History Colorado's incomparable collections—from books and manuscripts to artifacts and photographs—encapsulate the rich history of this state and help us understand the present in the context of the past.
You can extend the life of your family’s papers, photographs, and heirlooms by following basic guidelines for care and storage. Here are some sources for more information on how to care for your collections.
The National Register of Historic Places and Colorado State Register of Historic Properties are tools that recognize National American Indian Heritage Month and Veterans’ Day, both celebrated in November.
The processing of the Aultman Studio Collection at History Colorado is still underway! However, I had to pause this week, as I had a bit of a mystery on my hands. It all started with an Aultman Studio portrait that depicts a steely-eyed man wearing an embroidered buckskin coat. According to the Aultman Studio Register, this formidable looking man is none other than Christopher “Kit” Carson II, son of the famous frontiersman Kit Carson.
History Colorado has actively pursued the implementation of the Native American Graves Protection and Repatriation Act, or NAGPRA, since the passage of the law in 1990. By developing strong relationships with tribes, museums and government agencies across and beyond Colorado, we’ve been able to repatriate—or rebury on tribal lands—854 individuals and 2,108 associated funerary objects. (Note that "individual" can refer to part or all of a human's remains.)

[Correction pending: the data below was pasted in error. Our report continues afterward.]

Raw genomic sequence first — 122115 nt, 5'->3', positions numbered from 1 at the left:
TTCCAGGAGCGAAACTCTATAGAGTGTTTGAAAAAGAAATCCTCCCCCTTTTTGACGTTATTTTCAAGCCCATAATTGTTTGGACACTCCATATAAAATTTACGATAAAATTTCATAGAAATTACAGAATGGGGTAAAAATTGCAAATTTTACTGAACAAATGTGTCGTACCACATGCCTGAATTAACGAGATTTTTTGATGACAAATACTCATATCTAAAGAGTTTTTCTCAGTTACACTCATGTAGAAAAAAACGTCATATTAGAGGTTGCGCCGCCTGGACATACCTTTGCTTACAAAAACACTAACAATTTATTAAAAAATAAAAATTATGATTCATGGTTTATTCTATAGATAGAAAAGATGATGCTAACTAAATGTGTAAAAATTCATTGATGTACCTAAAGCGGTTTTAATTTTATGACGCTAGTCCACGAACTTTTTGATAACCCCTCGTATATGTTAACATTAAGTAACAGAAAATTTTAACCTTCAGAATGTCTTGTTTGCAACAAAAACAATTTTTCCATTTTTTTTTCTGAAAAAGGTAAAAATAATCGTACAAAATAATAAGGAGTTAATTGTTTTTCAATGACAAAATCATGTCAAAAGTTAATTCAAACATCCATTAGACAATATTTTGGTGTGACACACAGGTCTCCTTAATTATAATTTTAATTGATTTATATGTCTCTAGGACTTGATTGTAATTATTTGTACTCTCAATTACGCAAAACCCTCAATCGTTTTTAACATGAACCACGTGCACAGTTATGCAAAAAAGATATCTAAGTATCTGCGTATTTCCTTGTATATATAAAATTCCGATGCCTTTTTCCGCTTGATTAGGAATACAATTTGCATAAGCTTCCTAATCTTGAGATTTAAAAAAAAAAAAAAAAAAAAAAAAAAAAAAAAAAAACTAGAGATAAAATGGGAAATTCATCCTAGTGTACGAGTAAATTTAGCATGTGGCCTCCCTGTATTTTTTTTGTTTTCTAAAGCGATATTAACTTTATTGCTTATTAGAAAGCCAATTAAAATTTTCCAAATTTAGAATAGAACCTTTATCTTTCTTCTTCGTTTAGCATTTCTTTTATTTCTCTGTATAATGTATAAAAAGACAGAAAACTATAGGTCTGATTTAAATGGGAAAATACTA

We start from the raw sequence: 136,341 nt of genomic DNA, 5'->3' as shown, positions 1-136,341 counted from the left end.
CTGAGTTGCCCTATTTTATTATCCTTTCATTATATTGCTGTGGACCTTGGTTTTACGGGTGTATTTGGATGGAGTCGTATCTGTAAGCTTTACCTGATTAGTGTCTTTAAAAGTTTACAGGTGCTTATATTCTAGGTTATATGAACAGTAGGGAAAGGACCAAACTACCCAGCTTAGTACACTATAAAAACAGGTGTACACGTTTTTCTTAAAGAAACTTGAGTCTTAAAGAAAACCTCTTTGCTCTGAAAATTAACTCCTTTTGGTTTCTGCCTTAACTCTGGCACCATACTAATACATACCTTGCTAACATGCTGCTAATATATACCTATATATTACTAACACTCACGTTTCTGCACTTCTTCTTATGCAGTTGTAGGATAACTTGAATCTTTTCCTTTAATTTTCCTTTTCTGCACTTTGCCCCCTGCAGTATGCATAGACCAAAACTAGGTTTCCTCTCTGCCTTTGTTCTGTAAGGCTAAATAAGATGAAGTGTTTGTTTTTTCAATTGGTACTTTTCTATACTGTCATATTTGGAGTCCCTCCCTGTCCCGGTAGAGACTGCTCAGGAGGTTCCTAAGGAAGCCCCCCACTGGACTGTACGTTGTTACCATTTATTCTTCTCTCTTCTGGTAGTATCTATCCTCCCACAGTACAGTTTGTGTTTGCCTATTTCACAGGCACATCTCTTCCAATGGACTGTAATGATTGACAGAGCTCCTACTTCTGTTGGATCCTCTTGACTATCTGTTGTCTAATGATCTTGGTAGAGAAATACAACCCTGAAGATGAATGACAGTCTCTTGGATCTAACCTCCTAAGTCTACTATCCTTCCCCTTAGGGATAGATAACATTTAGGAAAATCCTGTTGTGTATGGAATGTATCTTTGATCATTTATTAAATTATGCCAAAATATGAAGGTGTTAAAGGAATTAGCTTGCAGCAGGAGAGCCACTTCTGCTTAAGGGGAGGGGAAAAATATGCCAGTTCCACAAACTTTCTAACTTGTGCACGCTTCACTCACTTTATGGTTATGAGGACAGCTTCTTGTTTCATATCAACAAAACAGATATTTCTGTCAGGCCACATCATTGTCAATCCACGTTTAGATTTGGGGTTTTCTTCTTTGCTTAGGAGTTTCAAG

We’re all familiar with the cliché, “It’s in the bag.” We interpret it to mean that something is sure to happen. But a new take on it appears in Your Future is in the Bag, the autobiography of Denver-area entrepreneur Trisha Flueger Hood, who created and operated Tree Saver, Inc.
What does preservation mean, exactly? Many people might associate the term with environmental preservation or conservation. For others however, the word is primarily used in the context of historic preservation, which is the act of physically preserving and protecting historic buildings, landscapes, and other sites, for the purposes of education and interpretation, cultural enrichment, and public benefit.
I started volunteering in the Registration Department in October of 2014. Each week I have a different opportunity to explore objects and personally learn about their individual histories and their place in the collection.
In February 1879, enabling legislation was signed by the Governor of Colorado creating the State Historical Society, the objective of which was to collect and preserve items relating to the history of the state. Since that time, the collection has grown to encompass approximately 15 million individual items including archival documents, artifacts and visual images.
With the Winter Prather collection finished, I’m pleased to introduce the massive Aultman Studio collection, the next set of materials up for processing as part of the NHPRC 20th Century Photograph Collections Grant Project.